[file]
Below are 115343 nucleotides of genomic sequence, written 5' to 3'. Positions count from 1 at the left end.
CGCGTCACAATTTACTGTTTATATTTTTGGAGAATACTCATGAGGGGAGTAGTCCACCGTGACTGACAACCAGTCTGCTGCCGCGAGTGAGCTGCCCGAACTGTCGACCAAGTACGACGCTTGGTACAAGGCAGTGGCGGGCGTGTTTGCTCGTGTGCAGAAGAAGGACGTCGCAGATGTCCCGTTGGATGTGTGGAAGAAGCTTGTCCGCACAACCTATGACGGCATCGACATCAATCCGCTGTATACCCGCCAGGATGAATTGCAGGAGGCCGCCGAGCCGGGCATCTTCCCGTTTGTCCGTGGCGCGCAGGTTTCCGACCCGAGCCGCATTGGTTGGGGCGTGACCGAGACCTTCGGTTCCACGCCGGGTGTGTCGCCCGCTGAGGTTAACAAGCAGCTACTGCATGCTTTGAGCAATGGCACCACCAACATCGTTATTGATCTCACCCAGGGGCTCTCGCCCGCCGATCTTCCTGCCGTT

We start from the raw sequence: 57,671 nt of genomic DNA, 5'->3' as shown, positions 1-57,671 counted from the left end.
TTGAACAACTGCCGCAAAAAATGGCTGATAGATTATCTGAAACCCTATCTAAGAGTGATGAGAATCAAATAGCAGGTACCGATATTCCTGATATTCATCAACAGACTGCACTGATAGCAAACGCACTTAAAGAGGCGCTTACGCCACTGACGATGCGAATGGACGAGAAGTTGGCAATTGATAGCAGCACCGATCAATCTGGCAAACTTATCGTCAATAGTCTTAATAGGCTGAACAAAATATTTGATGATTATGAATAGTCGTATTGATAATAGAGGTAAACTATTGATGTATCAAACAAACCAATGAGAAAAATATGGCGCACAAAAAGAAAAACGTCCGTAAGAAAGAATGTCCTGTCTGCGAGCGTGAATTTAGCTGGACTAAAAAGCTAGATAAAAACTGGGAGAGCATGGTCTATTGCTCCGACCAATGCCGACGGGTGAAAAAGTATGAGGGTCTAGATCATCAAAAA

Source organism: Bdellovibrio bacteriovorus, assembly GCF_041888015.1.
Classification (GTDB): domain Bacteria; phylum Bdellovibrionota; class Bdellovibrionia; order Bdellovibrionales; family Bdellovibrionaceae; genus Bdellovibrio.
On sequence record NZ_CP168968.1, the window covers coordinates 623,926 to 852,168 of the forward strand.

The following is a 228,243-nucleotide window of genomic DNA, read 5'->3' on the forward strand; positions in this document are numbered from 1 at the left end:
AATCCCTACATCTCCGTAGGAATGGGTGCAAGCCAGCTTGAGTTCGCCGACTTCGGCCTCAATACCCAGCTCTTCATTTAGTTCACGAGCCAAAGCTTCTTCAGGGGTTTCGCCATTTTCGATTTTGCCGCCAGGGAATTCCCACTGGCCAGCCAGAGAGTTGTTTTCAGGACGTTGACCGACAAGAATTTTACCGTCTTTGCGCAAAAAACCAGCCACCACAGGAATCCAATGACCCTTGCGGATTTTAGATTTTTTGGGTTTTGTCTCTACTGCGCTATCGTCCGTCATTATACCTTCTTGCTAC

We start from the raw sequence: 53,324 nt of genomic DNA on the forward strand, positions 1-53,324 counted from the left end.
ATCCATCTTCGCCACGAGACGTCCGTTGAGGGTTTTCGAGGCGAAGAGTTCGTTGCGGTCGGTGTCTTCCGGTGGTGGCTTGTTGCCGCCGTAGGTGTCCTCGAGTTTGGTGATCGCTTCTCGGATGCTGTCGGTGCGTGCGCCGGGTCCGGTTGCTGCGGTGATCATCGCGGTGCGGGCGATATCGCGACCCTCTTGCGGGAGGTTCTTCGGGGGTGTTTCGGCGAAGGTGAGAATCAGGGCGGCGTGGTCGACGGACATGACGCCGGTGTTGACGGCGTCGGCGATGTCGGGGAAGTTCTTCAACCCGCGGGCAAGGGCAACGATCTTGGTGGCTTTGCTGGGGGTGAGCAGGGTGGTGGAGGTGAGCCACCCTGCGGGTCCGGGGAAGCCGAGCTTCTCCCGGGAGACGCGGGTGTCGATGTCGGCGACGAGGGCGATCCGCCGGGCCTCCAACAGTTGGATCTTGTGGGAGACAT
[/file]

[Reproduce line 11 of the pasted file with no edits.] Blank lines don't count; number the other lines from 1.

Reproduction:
ATCCATCTTCGCCACGAGACGTCCGTTGAGGGTTTTCGAGGCGAAGAGTTCGTTGCGGTCGGTGTCTTCCGGTGGTGGCTTGTTGCCGCCGTAGGTGTCCTCGAGTTTGGTGATCGCTTCTCGGATGCTGTCGGTGCGTGCGCCGGGTCCGGTTGCTGCGGTGATCATCGCGGTGCGGGCGATATCGCGACCCTCTTGCGGGAGGTTCTTCGGGGGTGTTTCGGCGAAGGTGAGAATCAGGGCGGCGTGGTCGACGGACATGACGCCGGTGTTGACGGCGTCGGCGATGTCGGGGAAGTTCTTCAACCCGCGGGCAAGGGCAACGATCTTGGTGGCTTTGCTGGGGGTGAGCAGGGTGGTGGAGGTGAGCCACCCTGCGGGTCCGGGGAAGCCGAGCTTCTCCCGGGAGACGCGGGTGTCGATGTCGGCGACGAGGGCGATCCGCCGGGCCTCCAACAGTTGGATCTTGTGGGAGACAT